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Dodger fan seen on TV at 2016 game resembles a fugitive convicted 23 years ago in $353M bank fraud


A convicted fraudster on the U.S. Marshals’ 15 Most Wanted list may have been seen at a televised 2016 Los Angeles Dodgers game and the agency is now seeking the public’s help in finding him. 

A fan watching the game from home saw someone resembling John Ruffo, who has been on the run for 23 years after being convicted of a $353 million bank fraud in Virginia. He is believed to have fled with $13 million that was never recovered from the scheme.

Ruffo, now 66, a former computer salesman, was sentenced to 17 and a half years in prison in what the U.S. Marshals said was ‘one of the largest bank fraud scams in American history.’ 

Ruffo’s own counsin Carmine Pascale, of New Hampshire, reported the possible Dodgers sighting to the U.S. Marshals, according to ABC News. He said he saw a familiar face sitting four rows behind home plate while the Dodgers played the Boston Red Sox on August 5, 2016.

John Ruffo

US Marshalls seek help identifying a fan (left) at Los Angeles Dodgers game in 2016 that resembles fugitive John Ruffo (right)

A fan watching the Dodger's from home reported seeing a man four rows behind home plate who resembled John Ruffo, a fugitive on the U.S. Marshals’ 15 Most Wanted list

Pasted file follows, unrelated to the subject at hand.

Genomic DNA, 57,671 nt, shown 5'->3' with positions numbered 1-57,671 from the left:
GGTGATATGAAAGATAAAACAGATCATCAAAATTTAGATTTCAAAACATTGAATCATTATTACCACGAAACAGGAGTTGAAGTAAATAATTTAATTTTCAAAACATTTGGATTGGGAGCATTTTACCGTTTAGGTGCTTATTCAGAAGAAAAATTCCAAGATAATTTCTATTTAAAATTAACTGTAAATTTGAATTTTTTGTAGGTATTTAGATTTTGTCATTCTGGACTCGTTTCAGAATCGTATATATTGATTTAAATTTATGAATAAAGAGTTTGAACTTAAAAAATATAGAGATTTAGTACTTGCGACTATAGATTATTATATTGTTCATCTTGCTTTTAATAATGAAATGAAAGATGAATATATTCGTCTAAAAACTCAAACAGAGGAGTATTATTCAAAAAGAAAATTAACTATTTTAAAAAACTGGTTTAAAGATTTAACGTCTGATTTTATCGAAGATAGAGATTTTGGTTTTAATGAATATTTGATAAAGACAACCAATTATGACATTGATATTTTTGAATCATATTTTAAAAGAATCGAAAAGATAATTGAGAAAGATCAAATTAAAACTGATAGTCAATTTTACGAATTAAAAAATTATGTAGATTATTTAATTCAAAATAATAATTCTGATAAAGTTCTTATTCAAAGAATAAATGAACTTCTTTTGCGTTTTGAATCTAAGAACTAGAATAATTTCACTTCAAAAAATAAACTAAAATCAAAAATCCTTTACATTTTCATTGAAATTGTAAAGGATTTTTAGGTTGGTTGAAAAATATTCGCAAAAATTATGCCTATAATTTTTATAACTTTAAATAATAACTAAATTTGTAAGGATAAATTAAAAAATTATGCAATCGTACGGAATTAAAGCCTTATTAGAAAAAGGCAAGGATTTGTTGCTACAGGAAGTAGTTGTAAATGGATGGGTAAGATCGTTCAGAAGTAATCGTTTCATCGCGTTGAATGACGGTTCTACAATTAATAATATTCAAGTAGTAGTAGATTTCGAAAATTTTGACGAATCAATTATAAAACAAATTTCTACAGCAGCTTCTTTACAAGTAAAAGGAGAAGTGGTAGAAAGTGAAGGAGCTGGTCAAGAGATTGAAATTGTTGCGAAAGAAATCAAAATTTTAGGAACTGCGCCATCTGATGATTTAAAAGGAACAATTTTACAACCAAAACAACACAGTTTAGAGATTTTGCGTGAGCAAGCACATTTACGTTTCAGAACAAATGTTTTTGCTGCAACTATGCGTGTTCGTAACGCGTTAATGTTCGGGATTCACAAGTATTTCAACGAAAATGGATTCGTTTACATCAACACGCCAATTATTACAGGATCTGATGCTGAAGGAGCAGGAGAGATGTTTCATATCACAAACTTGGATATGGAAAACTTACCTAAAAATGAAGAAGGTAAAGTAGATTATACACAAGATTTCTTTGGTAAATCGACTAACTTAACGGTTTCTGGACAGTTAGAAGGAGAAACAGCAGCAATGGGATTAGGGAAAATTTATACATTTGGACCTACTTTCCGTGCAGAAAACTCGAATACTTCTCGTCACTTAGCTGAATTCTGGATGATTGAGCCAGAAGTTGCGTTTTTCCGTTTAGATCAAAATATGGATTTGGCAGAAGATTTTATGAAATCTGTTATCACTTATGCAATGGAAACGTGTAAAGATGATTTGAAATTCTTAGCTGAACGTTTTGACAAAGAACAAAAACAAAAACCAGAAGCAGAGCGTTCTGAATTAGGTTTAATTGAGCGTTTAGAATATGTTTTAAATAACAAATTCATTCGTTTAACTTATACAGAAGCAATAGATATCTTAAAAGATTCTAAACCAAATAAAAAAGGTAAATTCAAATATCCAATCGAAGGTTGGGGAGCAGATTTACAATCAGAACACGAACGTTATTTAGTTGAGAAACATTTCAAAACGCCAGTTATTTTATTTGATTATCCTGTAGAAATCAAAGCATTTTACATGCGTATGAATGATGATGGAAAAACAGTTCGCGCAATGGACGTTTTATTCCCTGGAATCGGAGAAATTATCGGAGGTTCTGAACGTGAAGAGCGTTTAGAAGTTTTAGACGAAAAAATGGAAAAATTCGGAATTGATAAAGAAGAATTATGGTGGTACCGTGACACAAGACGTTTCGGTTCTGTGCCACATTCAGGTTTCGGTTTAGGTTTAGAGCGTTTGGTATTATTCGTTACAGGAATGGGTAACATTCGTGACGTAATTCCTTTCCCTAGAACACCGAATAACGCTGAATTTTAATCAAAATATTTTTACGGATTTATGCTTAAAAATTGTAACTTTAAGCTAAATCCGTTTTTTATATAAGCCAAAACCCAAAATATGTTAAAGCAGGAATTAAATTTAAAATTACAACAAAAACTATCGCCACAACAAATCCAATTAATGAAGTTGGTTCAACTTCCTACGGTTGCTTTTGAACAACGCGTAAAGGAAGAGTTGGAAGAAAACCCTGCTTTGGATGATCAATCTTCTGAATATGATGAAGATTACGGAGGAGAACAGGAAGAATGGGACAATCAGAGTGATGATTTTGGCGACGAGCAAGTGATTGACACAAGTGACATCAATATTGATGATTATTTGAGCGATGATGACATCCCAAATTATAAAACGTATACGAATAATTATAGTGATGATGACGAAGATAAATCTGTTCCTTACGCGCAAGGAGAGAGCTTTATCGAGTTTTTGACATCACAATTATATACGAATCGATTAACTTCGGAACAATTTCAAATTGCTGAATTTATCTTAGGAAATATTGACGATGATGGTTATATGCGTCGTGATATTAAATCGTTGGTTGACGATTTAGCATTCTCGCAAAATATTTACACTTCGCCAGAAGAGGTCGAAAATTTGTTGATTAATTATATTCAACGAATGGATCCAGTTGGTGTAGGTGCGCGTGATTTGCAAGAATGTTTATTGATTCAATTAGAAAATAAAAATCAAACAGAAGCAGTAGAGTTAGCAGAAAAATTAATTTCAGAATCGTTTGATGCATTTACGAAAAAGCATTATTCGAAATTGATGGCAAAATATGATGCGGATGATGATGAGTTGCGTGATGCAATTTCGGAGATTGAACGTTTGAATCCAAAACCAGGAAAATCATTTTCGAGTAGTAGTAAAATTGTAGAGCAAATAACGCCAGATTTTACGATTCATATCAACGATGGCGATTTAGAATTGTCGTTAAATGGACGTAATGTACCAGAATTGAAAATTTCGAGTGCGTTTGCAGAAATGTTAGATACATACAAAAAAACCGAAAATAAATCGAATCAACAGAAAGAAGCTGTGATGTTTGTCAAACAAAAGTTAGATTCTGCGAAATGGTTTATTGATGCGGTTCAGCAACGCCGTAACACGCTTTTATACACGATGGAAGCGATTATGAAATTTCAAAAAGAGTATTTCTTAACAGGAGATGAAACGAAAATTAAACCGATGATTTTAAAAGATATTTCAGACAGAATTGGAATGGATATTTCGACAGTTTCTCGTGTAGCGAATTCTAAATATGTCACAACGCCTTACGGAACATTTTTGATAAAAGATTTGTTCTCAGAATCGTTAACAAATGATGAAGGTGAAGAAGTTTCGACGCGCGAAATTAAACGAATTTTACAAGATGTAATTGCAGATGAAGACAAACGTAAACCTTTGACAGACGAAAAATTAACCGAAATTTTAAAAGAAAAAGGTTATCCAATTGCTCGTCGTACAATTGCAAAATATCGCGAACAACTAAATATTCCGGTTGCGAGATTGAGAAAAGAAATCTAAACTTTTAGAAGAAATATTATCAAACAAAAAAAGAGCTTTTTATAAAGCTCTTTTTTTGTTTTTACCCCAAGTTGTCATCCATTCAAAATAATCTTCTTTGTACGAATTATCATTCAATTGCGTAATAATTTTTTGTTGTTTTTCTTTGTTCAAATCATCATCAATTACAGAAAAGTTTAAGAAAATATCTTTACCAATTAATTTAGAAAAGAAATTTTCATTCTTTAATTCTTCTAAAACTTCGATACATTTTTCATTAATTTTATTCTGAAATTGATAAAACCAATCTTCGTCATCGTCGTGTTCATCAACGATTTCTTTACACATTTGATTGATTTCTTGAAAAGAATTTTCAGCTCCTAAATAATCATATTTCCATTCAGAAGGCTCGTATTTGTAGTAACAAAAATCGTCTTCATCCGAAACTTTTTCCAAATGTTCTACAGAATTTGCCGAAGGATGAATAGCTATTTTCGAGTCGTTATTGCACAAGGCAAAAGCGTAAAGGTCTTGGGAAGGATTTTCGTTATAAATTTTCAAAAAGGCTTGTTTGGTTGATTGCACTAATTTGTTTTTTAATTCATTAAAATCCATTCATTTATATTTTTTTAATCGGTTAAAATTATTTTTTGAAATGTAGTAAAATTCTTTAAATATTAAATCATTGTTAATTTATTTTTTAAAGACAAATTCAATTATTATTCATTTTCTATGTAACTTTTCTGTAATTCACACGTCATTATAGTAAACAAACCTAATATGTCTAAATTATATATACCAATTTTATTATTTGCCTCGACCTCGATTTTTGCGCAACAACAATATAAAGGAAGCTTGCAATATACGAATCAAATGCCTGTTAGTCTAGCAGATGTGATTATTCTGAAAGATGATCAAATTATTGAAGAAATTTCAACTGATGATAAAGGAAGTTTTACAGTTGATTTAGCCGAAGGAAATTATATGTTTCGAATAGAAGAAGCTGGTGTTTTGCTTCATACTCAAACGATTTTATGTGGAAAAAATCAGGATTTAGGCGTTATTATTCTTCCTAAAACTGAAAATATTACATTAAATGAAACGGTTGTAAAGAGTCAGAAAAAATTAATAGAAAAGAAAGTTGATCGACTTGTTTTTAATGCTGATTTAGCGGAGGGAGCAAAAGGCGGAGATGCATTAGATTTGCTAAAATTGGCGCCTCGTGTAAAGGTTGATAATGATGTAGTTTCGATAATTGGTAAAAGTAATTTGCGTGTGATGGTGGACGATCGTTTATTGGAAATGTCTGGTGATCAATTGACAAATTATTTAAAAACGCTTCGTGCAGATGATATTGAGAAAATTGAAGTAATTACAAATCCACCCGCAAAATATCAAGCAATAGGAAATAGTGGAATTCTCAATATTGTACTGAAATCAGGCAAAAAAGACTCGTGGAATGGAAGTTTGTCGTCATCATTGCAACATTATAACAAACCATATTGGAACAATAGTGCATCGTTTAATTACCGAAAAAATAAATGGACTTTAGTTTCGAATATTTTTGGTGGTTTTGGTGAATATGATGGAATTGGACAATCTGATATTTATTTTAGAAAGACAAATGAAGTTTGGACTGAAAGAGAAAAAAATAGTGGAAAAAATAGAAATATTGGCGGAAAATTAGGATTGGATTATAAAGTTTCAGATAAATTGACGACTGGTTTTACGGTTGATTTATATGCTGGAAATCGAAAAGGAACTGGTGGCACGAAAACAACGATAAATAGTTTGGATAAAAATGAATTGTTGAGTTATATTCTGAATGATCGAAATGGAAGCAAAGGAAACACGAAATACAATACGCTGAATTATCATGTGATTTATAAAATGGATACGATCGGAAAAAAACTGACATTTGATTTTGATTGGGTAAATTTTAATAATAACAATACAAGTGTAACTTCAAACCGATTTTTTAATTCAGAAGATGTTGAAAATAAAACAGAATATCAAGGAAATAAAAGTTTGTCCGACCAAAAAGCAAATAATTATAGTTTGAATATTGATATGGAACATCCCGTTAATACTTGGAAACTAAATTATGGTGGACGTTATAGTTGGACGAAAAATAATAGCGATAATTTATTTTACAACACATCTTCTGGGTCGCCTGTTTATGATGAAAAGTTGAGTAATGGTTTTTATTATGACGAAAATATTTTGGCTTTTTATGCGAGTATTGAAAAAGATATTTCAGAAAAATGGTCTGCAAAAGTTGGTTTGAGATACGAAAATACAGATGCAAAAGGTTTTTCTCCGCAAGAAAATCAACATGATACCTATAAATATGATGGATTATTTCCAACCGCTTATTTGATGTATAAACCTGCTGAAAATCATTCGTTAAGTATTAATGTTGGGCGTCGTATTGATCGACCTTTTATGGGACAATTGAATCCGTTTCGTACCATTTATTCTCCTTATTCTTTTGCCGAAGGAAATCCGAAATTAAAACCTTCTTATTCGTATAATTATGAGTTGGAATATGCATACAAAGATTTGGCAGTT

A fan watching the Dodger’s from home reported seeing a man four rows behind home plate who resembled John Ruffo, a fugitive on the U.S. Marshals’ 15 Most Wanted list

The U.S. Marshals is asking the public for help finding John Ruffo, who has been on the run for 23 years

The U.S. Marshals is asking the public for help finding John Ruffo, who has been on the run for 23 years

He was convicted of a $353 million bank fraud and sentenced to 17 and a half years in prison, but fled with $13 million

He was convicted of a $353 million bank fraud and sentenced to 17 and a half years in prison, but fled with $13 million 

‘I’m watching and right behind home plate, they did a close up of the batter and there’s Johnny,’ he told ABC News. ‘And I said, “Holy Christ, there he is. And I immediately called the Marshals. I froze the frame, kept it right in front of me.’   

Ruffo was given a $10 million bond and ordered to report to a federal prison in New Jersey in 1998, but he never showed up. He was last seen the same day in surveillance footage withdrawing money from an ATM in Queens and investigators found that he was driving a car that he parked at John F. Kennedy Airport.

There have been multiple reported sightings of Ruffo since then, but the ATM footage is the last one confirmed. Ruffo’s case will be examined in the upcoming second season of the ABC News podcast, “Have You Seen This Man.”

‘The ones that are the worst are when you have no resolution,’ Deputy Marshal Danielle Shimchick, the lead investigator on the Ruffo case, told ABC News. ‘That’s what bothers me, is that you just don’t know, is that him or not? The Dodgers footage, is that him? Is that Ruffo? Or is it not?’ 

Pascale said Ruffo was ‘hiding in plain sight.’ he said. ‘Brazen, confident. “They ain’t gonna get me. Catch me if you can.”’

Deputy Pat Valdenor, an L.A.-based Marshal, followed up on the initial tip and noted that it’s rare to get one that comes with video evidence. According to Valdenor, the resemblance was ‘strong.’